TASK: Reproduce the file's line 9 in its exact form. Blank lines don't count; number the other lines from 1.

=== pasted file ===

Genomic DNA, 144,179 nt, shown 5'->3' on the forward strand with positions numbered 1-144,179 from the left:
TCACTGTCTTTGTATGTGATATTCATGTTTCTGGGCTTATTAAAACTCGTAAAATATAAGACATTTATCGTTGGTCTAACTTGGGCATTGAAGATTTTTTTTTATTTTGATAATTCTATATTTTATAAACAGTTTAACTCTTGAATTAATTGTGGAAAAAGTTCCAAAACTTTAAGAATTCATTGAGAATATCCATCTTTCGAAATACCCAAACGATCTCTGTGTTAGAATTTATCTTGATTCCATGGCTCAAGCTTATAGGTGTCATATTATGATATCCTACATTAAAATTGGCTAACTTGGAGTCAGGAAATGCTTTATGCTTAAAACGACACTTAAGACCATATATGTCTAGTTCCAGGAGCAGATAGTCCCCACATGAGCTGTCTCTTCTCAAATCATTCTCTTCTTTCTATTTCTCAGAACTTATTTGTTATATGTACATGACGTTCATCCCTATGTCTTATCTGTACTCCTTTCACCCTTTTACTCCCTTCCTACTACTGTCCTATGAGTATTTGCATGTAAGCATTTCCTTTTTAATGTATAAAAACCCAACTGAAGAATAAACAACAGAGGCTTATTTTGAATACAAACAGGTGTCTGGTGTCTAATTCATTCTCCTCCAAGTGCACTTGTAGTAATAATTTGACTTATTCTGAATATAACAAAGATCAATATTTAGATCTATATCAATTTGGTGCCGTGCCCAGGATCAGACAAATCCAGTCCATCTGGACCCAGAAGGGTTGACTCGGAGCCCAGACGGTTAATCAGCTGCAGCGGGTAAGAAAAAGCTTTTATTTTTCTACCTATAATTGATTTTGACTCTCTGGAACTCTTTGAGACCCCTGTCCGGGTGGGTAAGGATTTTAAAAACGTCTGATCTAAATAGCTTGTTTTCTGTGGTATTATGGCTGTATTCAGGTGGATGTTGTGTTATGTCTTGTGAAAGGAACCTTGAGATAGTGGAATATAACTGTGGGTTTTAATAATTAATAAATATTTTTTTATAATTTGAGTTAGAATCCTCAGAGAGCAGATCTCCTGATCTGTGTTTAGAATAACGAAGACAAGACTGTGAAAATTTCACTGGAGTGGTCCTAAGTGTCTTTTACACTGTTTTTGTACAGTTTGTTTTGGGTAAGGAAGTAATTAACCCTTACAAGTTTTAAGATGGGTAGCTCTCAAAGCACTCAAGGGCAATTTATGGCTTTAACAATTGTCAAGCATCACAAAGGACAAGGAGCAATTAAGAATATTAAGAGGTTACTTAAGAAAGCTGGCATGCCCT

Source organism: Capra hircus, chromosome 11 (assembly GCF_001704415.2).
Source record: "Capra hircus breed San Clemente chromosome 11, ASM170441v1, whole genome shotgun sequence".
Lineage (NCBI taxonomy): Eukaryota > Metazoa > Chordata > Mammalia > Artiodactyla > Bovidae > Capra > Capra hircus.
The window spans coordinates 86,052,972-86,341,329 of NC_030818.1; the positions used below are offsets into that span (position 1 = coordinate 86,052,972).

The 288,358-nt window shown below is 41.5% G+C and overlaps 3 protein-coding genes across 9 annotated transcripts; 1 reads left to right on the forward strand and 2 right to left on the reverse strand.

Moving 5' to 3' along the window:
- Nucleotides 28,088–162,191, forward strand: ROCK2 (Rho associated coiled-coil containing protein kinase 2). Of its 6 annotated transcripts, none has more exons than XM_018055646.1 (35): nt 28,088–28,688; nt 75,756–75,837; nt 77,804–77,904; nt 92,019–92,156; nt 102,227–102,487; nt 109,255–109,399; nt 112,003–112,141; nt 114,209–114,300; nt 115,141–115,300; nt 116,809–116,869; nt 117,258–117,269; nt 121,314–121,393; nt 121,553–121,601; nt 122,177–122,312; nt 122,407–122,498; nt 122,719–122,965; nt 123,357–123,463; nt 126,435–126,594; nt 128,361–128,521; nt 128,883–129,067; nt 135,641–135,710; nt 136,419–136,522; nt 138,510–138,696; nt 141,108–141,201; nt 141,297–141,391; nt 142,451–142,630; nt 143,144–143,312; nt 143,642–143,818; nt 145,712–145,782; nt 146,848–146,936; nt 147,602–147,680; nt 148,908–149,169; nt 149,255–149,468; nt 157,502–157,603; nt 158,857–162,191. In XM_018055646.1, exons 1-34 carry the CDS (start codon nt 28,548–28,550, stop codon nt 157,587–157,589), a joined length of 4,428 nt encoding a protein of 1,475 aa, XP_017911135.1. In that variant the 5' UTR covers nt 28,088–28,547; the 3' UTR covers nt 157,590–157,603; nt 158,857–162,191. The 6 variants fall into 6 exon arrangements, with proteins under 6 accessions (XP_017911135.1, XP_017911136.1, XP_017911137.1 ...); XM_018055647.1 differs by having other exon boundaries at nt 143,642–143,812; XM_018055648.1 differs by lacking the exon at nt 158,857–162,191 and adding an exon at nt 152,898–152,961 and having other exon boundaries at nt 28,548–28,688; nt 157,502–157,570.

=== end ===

- Nucleotides 28,088–162,191, forward strand: ROCK2 (Rho associated coiled-coil containing protein kinase 2). Of its 6 annotated transcripts, none has more exons than XM_018055646.1 (35): nt 28,088–28,688; nt 75,756–75,837; nt 77,804–77,904; nt 92,019–92,156; nt 102,227–102,487; nt 109,255–109,399; nt 112,003–112,141; nt 114,209–114,300; nt 115,141–115,300; nt 116,809–116,869; nt 117,258–117,269; nt 121,314–121,393; nt 121,553–121,601; nt 122,177–122,312; nt 122,407–122,498; nt 122,719–122,965; nt 123,357–123,463; nt 126,435–126,594; nt 128,361–128,521; nt 128,883–129,067; nt 135,641–135,710; nt 136,419–136,522; nt 138,510–138,696; nt 141,108–141,201; nt 141,297–141,391; nt 142,451–142,630; nt 143,144–143,312; nt 143,642–143,818; nt 145,712–145,782; nt 146,848–146,936; nt 147,602–147,680; nt 148,908–149,169; nt 149,255–149,468; nt 157,502–157,603; nt 158,857–162,191. In XM_018055646.1, exons 1-34 carry the CDS (start codon nt 28,548–28,550, stop codon nt 157,587–157,589), a joined length of 4,428 nt encoding a protein of 1,475 aa, XP_017911135.1. In that variant the 5' UTR covers nt 28,088–28,547; the 3' UTR covers nt 157,590–157,603; nt 158,857–162,191. The 6 variants fall into 6 exon arrangements, with proteins under 6 accessions (XP_017911135.1, XP_017911136.1, XP_017911137.1 ...); XM_018055647.1 differs by having other exon boundaries at nt 143,642–143,812; XM_018055648.1 differs by lacking the exon at nt 158,857–162,191 and adding an exon at nt 152,898–152,961 and having other exon boundaries at nt 28,548–28,688; nt 157,502–157,570.